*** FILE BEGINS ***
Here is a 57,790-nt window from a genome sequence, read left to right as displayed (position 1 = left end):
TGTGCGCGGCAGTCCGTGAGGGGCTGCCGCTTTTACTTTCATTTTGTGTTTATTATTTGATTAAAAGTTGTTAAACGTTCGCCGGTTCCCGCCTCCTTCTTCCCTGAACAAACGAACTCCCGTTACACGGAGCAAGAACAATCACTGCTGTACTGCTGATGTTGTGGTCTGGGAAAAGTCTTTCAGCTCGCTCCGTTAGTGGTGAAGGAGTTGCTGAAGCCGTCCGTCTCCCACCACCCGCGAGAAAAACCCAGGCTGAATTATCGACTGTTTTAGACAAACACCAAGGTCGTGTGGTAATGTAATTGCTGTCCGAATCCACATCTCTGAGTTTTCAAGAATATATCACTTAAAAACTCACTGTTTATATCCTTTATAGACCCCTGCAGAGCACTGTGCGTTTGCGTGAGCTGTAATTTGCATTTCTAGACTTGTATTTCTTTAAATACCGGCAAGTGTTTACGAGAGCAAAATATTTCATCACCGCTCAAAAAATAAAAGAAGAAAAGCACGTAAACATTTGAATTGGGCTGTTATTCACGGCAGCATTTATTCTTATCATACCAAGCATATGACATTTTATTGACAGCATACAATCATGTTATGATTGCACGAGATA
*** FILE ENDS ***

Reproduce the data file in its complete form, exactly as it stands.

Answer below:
Here is a 57,790-nt window from a genome sequence, read left to right as displayed (position 1 = left end):
TGTGCGCGGCAGTCCGTGAGGGGCTGCCGCTTTTACTTTCATTTTGTGTTTATTATTTGATTAAAAGTTGTTAAACGTTCGCCGGTTCCCGCCTCCTTCTTCCCTGAACAAACGAACTCCCGTTACACGGAGCAAGAACAATCACTGCTGTACTGCTGATGTTGTGGTCTGGGAAAAGTCTTTCAGCTCGCTCCGTTAGTGGTGAAGGAGTTGCTGAAGCCGTCCGTCTCCCACCACCCGCGAGAAAAACCCAGGCTGAATTATCGACTGTTTTAGACAAACACCAAGGTCGTGTGGTAATGTAATTGCTGTCCGAATCCACATCTCTGAGTTTTCAAGAATATATCACTTAAAAACTCACTGTTTATATCCTTTATAGACCCCTGCAGAGCACTGTGCGTTTGCGTGAGCTGTAATTTGCATTTCTAGACTTGTATTTCTTTAAATACCGGCAAGTGTTTACGAGAGCAAAATATTTCATCACCGCTCAAAAAATAAAAGAAGAAAAGCACGTAAACATTTGAATTGGGCTGTTATTCACGGCAGCATTTATTCTTATCATACCAAGCATATGACATTTTATTGACAGCATACAATCATGTTATGATTGCACGAGATA